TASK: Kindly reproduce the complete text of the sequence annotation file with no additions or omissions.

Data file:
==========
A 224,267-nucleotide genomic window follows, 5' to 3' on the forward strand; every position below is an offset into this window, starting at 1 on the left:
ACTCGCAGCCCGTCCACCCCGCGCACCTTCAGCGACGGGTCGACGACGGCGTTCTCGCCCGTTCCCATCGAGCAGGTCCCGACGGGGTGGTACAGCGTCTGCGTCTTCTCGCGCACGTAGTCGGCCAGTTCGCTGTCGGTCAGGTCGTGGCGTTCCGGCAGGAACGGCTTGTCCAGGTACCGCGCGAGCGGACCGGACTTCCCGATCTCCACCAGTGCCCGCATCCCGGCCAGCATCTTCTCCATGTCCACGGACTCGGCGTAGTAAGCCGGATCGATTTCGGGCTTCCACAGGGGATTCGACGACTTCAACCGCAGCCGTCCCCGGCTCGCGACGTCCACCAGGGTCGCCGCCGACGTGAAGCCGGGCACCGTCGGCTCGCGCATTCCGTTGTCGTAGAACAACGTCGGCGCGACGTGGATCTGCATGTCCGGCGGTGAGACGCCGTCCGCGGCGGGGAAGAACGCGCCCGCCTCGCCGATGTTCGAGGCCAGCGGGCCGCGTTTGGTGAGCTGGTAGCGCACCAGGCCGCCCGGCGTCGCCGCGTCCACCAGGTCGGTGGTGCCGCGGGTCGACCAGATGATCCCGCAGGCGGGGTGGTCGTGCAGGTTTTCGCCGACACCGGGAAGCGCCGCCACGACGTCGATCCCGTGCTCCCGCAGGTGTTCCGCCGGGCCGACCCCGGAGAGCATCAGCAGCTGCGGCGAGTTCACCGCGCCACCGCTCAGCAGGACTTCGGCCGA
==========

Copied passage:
A 224,267-nucleotide genomic window follows, 5' to 3' on the forward strand; every position below is an offset into this window, starting at 1 on the left:
ACTCGCAGCCCGTCCACCCCGCGCACCTTCAGCGACGGGTCGACGACGGCGTTCTCGCCCGTTCCCATCGAGCAGGTCCCGACGGGGTGGTACAGCGTCTGCGTCTTCTCGCGCACGTAGTCGGCCAGTTCGCTGTCGGTCAGGTCGTGGCGTTCCGGCAGGAACGGCTTGTCCAGGTACCGCGCGAGCGGACCGGACTTCCCGATCTCCACCAGTGCCCGCATCCCGGCCAGCATCTTCTCCATGTCCACGGACTCGGCGTAGTAAGCCGGATCGATTTCGGGCTTCCACAGGGGATTCGACGACTTCAACCGCAGCCGTCCCCGGCTCGCGACGTCCACCAGGGTCGCCGCCGACGTGAAGCCGGGCACCGTCGGCTCGCGCATTCCGTTGTCGTAGAACAACGTCGGCGCGACGTGGATCTGCATGTCCGGCGGTGAGACGCCGTCCGCGGCGGGGAAGAACGCGCCCGCCTCGCCGATGTTCGAGGCCAGCGGGCCGCGTTTGGTGAGCTGGTAGCGCACCAGGCCGCCCGGCGTCGCCGCGTCCACCAGGTCGGTGGTGCCGCGGGTCGACCAGATGATCCCGCAGGCGGGGTGGTCGTGCAGGTTTTCGCCGACACCGGGAAGCGCCGCCACGACGTCGATCCCGTGCTCCCGCAGGTGTTCCGCCGGGCCGACCCCGGAGAGCATCAGCAGCTGCGGCGAGTTCACCGCGCCACCGCTCAGCAGGACTTCGGCCGA